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A CurtainUp Review
Prisoner of the Crown
By Elyse Sommer
Written by Richard F. Stockton, with additional material and concept credited to Richard T. Herd, the play dramatizes the trial of Sir Roger Casement (1864-1916). The Irishman, who was knighted in 1911 by the British for his work in exposing and ending the mistreatment of Congolese natives, just five years later found himself tried for high treason after a trip to Germany to secure a treaty that would guarantee Irish independence after the war. His arrest "outside the realm" put him under the military jurisdiction, which made hanging him a problem. But those determined to hang him were not above dirty tricks and managed to get the trial shifted from a court marshal to the Old Bailey arguing that "treason is treason. Wherever it happens."
Not content with the machinations and abuses in these anything's fair in war procedure, the powers that be further muddied the rules of law by publicizing Casement's private diaries. Thus, even twenty years after Oscar Wilde's imprisonment for "the love that dare not speak its name," intolerance about such things remained deeply ingrained. The trial for high treason became fodder for the scandal sheets and the diaries, though their authenticity was never proved, helped to tie the knot in the noose around Casement's neck.
And so we have a play without possibility for a surprise ending. Since the prisoner's fate known from the outset, it behooves the playwright, director and actors to engage the audience with pleasures other than suspense about the trial's conclusion. Fortunately, such pleasures are abundantly present in this production, not the least being the incisive, often eerily relevant, dialogue. The vivid staging and acting makes Casement's journey to the gallows exciting and disturbingly suspenseful despite the predictable ending and a few somewhat overly stylized intra scene flourishes.
As he did with his revival of Eugene O'Neill's The Hairy Ape, Ciarán O'Reilly has mounted the play with an expressionist flair that accomodates eight different locations. These include the Old Bailey, a German prisoner of War camp, the Tower of London's Cell 4 where two young royals were famously killed and the hangman's holding cell. Quite a challenge for this small a theater, but actually a plus since it lends itself to the stylized representation of three jurors as empty suits with bowler hats and the surreal choreography used to shift from scene to scene. One of the most effectively staged scene shifts depicts Casement's humiliating strip search as a shadow play behind a huge sheet draped around him. That sheet then becomes a projection screen for images of Casement along with photos of the Congolese atrocities he exposed and was knighted for.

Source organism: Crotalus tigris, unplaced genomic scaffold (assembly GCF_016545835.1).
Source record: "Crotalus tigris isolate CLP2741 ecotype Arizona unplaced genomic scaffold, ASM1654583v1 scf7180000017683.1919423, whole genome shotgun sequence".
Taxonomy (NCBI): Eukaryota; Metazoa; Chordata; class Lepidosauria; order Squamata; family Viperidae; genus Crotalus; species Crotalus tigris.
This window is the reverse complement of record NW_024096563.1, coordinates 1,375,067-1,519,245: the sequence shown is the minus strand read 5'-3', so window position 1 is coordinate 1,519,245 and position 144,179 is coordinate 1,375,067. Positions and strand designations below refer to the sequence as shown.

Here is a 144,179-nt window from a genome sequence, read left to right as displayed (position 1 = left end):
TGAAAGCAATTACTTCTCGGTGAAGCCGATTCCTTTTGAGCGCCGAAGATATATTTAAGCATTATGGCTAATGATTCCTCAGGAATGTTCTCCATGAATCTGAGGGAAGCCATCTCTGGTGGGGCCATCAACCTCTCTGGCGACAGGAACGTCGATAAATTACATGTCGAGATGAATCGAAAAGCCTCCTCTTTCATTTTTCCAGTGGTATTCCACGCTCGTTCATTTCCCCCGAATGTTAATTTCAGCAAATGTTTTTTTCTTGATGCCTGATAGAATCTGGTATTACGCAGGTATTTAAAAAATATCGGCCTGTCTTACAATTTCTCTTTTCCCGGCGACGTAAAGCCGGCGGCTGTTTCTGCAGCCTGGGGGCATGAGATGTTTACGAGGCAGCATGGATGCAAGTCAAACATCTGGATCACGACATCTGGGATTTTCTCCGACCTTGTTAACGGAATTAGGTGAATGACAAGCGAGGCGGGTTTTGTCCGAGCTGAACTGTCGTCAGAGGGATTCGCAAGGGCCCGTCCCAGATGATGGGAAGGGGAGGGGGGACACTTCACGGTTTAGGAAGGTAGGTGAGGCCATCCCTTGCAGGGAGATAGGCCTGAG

As O'Reilly and his design team have gracefully turned the tight playing area into a triumph of stagecraft, so the extensive multiple role playing has been made into an asset, with one actor often slyly cast to play like-minded characters; for example, Philip Goodwin not only plays the title character, but the juror who insists on letting his conscience be his guide. Thus as Casement, weakened by cruel and inhuman imprisonment in the Tower of London, allows himself to be bamboozled into being tried at the Old Bailey instead of by his current captors so the hold-out juror he plays is ultimately railroaded into a guilty vote. The jurors through whose minds the key events are enacted also play other characters who reflect the opinions expressed during their deliberation.
Patrick Fitzgerald, who inhabits a handful of roles, is most often and amusingly onstage as a one-man chorus whose wry commentary is a winking nod to the ironic similarities between the events on stage and those more recently in the news. He opens the play by strolling around the stage looking over the set. Then, as if becoming aware of the audience for the first time, he takes them into his confidence, explaining that what they're about to see is how there was nothing special about an Irish patriot ("—-or an English traitor—-take your pick —") to be the very last knight of the British realm ever to be hanged for high treason since there were "plenty of dead Irish to choose from." But with a quick wink, he establishes that Casement's case was something special since it raised the question of whether treason was the true cause or the juror played by Goodwin was right to insist that " It's nobody's business what he is with his pants down. In public, he's a bloody giant! A better man than any here. "
As both trial defendant and most thoughtful juror, Philip Goodwin is very much the giant of this ensemble. The rest of the cast is amazingly versatile in the 46 other roles. If there's a standout besides Goodwin, it's John Windsor-Cunningham who's an especially fine villainous Attorney-General to Goodwin's noble Knight—as well as a gung-ho to convict juror.
Fitzgerald's Welsh chorus character is consistently droll, ending the play as he begins it with a teasing "it's comforting to know that all this was long ago. And that high-muckety-mucks today--yours and mine--would never think of engaging in such skullduggery as that." We may not all leave the Irish Rep comforted by that thought, but it is a comfort to know that this worthy little theater keeps proving that thoughtful, quality theater experiences are not necessarily limited to big, glitzy Broadway shows.
Try onlineseats.com for great seats to
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